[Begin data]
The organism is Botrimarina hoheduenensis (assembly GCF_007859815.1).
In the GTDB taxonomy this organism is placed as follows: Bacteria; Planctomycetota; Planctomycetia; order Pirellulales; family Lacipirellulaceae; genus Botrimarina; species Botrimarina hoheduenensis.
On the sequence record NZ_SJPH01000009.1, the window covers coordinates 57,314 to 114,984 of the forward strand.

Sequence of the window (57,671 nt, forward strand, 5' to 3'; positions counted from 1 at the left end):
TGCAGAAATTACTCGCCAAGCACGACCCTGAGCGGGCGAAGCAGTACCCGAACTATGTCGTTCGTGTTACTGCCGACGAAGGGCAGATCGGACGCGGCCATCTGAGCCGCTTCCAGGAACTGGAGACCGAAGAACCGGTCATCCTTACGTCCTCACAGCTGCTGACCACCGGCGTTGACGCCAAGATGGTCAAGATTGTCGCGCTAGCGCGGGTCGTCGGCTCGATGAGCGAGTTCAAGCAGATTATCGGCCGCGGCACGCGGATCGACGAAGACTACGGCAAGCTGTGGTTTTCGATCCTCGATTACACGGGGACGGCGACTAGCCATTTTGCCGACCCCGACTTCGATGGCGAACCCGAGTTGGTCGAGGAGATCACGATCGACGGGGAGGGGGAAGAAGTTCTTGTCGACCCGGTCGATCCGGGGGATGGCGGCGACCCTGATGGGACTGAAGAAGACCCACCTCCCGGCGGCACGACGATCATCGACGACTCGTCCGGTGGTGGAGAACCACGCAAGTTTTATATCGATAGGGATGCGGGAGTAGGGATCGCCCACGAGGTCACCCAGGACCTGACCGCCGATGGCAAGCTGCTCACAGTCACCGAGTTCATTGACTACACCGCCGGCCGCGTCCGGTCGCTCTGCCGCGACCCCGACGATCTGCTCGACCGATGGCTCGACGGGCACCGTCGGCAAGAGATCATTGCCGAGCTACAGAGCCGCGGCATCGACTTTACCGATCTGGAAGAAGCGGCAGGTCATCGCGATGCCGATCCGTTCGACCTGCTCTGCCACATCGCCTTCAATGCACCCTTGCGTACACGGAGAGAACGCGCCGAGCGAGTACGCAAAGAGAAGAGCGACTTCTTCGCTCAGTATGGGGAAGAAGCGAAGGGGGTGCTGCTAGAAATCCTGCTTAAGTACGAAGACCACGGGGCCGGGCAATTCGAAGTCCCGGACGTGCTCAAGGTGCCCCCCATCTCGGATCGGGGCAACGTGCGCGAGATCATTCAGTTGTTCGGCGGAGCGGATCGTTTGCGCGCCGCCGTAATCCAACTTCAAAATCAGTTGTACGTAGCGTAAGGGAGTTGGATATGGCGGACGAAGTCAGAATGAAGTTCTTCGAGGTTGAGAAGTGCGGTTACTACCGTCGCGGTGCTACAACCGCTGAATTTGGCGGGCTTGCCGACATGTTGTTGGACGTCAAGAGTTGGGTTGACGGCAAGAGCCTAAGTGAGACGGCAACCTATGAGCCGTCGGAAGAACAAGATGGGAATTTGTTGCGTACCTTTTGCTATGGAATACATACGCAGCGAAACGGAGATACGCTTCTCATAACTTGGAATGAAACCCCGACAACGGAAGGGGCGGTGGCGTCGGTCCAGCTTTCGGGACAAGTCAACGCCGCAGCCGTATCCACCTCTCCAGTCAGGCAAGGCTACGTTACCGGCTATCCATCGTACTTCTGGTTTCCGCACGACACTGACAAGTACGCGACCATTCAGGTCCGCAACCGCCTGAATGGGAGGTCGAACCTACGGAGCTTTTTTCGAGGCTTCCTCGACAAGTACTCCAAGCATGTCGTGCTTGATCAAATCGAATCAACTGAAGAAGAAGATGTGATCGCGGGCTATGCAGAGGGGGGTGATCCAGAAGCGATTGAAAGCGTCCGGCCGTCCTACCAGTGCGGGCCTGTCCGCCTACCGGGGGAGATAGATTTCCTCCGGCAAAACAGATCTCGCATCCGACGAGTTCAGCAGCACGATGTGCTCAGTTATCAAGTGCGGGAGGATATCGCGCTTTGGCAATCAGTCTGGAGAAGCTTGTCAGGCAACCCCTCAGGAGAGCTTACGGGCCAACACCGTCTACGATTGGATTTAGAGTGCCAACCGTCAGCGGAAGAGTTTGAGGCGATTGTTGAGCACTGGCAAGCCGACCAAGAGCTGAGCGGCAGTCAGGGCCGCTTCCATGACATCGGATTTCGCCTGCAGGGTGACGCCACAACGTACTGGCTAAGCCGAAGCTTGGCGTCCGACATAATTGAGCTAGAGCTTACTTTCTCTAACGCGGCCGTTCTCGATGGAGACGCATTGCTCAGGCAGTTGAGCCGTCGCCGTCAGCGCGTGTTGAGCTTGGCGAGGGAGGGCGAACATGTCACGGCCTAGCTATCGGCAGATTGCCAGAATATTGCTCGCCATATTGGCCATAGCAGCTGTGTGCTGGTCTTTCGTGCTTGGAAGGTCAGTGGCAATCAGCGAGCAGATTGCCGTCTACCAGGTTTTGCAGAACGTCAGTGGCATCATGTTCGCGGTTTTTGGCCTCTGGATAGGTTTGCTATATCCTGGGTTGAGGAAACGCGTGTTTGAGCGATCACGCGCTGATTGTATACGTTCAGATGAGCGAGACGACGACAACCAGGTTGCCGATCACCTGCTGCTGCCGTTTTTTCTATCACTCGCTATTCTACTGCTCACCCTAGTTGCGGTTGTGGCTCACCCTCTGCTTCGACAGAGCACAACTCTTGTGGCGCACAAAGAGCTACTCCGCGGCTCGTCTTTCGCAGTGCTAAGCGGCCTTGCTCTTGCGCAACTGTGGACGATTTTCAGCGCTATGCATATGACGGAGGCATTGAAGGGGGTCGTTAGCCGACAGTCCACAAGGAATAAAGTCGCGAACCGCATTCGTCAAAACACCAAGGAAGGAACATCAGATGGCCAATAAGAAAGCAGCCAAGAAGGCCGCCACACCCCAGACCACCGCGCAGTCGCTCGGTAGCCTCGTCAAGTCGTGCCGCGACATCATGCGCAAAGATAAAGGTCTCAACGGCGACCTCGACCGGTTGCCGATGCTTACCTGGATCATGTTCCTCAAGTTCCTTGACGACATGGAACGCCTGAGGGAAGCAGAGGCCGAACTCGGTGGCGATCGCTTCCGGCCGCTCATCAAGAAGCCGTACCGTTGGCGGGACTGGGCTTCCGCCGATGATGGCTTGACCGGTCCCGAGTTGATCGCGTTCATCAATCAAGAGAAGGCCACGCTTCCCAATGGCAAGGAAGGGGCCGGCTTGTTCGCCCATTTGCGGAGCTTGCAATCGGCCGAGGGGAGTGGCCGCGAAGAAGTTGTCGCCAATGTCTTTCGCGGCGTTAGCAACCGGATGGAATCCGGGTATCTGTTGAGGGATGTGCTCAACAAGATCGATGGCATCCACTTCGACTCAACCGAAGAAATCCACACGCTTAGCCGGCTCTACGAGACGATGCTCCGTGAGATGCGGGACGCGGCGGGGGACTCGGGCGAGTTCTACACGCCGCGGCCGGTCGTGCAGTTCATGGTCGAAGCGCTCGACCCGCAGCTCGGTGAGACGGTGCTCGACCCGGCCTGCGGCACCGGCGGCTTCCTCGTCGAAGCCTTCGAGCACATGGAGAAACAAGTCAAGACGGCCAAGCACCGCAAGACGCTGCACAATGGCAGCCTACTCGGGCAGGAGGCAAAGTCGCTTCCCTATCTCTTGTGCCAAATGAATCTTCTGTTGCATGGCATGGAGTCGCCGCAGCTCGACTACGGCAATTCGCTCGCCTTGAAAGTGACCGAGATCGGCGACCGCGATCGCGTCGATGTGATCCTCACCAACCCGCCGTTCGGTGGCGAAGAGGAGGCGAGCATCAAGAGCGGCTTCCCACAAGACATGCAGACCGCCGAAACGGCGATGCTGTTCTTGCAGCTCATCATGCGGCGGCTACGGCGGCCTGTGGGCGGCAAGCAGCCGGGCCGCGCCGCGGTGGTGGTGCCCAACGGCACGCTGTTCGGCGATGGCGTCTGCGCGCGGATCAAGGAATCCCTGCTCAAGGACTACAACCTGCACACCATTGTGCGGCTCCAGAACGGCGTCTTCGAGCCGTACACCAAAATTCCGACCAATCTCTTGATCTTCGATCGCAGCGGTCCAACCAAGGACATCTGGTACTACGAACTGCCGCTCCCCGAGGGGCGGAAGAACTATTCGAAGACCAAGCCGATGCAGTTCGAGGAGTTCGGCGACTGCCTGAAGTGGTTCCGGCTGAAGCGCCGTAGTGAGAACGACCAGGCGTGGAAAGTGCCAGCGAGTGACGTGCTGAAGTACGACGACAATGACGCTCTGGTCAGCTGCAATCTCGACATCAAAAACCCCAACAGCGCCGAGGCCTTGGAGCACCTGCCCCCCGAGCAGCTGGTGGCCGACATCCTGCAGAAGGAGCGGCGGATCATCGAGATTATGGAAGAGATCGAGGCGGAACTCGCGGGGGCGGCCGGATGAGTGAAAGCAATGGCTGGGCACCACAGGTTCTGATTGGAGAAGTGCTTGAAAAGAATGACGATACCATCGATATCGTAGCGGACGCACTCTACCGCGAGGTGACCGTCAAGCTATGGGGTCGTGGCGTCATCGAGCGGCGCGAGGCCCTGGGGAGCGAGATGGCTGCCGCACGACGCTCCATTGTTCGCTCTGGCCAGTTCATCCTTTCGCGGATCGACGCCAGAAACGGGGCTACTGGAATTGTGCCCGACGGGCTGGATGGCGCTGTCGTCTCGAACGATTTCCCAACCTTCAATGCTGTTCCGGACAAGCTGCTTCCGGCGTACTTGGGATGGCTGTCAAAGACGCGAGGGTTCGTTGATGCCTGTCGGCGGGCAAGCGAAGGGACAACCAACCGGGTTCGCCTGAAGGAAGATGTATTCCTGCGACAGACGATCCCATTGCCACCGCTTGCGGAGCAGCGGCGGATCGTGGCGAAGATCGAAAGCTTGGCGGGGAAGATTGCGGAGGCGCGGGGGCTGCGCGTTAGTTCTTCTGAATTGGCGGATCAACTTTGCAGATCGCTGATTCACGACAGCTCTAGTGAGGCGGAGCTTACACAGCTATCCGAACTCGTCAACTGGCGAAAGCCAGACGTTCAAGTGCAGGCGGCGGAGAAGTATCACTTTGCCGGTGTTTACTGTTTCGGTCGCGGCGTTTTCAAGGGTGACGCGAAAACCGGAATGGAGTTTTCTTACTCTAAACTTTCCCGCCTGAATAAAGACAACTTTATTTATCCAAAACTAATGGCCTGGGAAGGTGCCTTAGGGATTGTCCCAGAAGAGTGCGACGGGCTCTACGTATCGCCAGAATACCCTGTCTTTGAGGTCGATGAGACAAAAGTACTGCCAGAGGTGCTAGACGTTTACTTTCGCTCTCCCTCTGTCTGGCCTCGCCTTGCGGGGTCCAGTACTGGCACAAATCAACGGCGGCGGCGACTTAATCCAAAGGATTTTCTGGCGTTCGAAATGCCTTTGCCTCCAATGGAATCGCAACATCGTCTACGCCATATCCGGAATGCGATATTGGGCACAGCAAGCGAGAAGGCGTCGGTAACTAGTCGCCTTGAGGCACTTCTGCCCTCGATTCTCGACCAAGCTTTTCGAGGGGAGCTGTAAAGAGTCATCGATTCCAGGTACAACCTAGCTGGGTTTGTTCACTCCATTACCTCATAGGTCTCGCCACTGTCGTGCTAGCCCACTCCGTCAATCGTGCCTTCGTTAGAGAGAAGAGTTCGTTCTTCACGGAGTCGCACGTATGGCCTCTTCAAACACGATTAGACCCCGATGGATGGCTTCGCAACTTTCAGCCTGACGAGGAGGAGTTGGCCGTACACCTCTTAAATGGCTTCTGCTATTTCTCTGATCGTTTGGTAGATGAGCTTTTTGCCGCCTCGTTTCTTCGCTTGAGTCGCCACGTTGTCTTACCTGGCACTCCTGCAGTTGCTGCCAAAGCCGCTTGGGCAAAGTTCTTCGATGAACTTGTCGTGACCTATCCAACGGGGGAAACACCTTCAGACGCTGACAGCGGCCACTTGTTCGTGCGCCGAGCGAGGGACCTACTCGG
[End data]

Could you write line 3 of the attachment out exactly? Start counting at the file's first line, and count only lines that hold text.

On the sequence record NZ_SJPH01000009.1, the window covers coordinates 57,314 to 114,984 of the forward strand.